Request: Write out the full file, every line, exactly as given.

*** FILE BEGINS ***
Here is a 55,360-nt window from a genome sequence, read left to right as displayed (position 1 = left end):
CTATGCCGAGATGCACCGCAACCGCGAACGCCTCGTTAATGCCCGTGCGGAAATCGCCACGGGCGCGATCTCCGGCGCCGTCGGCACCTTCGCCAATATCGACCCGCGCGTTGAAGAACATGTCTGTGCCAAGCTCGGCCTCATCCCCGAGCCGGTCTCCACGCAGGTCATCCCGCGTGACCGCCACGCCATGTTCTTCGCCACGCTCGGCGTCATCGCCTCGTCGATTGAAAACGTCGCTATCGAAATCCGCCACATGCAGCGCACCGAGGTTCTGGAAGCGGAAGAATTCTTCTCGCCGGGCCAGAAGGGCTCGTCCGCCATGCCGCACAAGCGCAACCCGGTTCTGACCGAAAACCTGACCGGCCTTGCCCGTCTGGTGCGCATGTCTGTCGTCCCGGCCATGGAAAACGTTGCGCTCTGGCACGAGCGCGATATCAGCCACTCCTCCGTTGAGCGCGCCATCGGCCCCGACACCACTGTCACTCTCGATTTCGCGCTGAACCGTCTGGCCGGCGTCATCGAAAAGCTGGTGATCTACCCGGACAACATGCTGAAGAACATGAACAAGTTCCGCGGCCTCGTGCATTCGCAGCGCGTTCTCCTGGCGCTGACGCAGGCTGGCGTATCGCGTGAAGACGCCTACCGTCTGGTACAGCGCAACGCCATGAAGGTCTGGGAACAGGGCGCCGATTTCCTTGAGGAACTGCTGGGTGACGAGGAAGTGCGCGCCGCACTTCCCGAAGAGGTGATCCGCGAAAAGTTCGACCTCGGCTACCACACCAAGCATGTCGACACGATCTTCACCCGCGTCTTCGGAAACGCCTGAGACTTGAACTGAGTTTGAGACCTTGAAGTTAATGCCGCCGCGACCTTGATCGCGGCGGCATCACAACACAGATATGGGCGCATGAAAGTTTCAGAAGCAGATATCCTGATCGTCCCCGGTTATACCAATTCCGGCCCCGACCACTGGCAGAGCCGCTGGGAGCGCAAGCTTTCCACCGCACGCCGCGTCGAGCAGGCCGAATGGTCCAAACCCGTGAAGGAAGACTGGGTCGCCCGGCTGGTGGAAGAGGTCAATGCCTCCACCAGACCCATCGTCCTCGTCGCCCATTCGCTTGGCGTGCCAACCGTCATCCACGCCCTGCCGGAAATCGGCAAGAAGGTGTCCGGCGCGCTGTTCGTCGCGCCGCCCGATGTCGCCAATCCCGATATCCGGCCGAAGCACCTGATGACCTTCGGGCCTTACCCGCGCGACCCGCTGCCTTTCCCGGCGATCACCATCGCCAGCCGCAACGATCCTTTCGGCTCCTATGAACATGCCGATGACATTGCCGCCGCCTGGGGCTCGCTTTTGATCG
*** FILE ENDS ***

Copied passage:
Here is a 55,360-nt window from a genome sequence, read left to right as displayed (position 1 = left end):
CTATGCCGAGATGCACCGCAACCGCGAACGCCTCGTTAATGCCCGTGCGGAAATCGCCACGGGCGCGATCTCCGGCGCCGTCGGCACCTTCGCCAATATCGACCCGCGCGTTGAAGAACATGTCTGTGCCAAGCTCGGCCTCATCCCCGAGCCGGTCTCCACGCAGGTCATCCCGCGTGACCGCCACGCCATGTTCTTCGCCACGCTCGGCGTCATCGCCTCGTCGATTGAAAACGTCGCTATCGAAATCCGCCACATGCAGCGCACCGAGGTTCTGGAAGCGGAAGAATTCTTCTCGCCGGGCCAGAAGGGCTCGTCCGCCATGCCGCACAAGCGCAACCCGGTTCTGACCGAAAACCTGACCGGCCTTGCCCGTCTGGTGCGCATGTCTGTCGTCCCGGCCATGGAAAACGTTGCGCTCTGGCACGAGCGCGATATCAGCCACTCCTCCGTTGAGCGCGCCATCGGCCCCGACACCACTGTCACTCTCGATTTCGCGCTGAACCGTCTGGCCGGCGTCATCGAAAAGCTGGTGATCTACCCGGACAACATGCTGAAGAACATGAACAAGTTCCGCGGCCTCGTGCATTCGCAGCGCGTTCTCCTGGCGCTGACGCAGGCTGGCGTATCGCGTGAAGACGCCTACCGTCTGGTACAGCGCAACGCCATGAAGGTCTGGGAACAGGGCGCCGATTTCCTTGAGGAACTGCTGGGTGACGAGGAAGTGCGCGCCGCACTTCCCGAAGAGGTGATCCGCGAAAAGTTCGACCTCGGCTACCACACCAAGCATGTCGACACGATCTTCACCCGCGTCTTCGGAAACGCCTGAGACTTGAACTGAGTTTGAGACCTTGAAGTTAATGCCGCCGCGACCTTGATCGCGGCGGCATCACAACACAGATATGGGCGCATGAAAGTTTCAGAAGCAGATATCCTGATCGTCCCCGGTTATACCAATTCCGGCCCCGACCACTGGCAGAGCCGCTGGGAGCGCAAGCTTTCCACCGCACGCCGCGTCGAGCAGGCCGAATGGTCCAAACCCGTGAAGGAAGACTGGGTCGCCCGGCTGGTGGAAGAGGTCAATGCCTCCACCAGACCCATCGTCCTCGTCGCCCATTCGCTTGGCGTGCCAACCGTCATCCACGCCCTGCCGGAAATCGGCAAGAAGGTGTCCGGCGCGCTGTTCGTCGCGCCGCCCGATGTCGCCAATCCCGATATCCGGCCGAAGCACCTGATGACCTTCGGGCCTTACCCGCGCGACCCGCTGCCTTTCCCGGCGATCACCATCGCCAGCCGCAACGATCCTTTCGGCTCCTATGAACATGCCGATGACATTGCCGCCGCCTGGGGCTCGCTTTTGATCG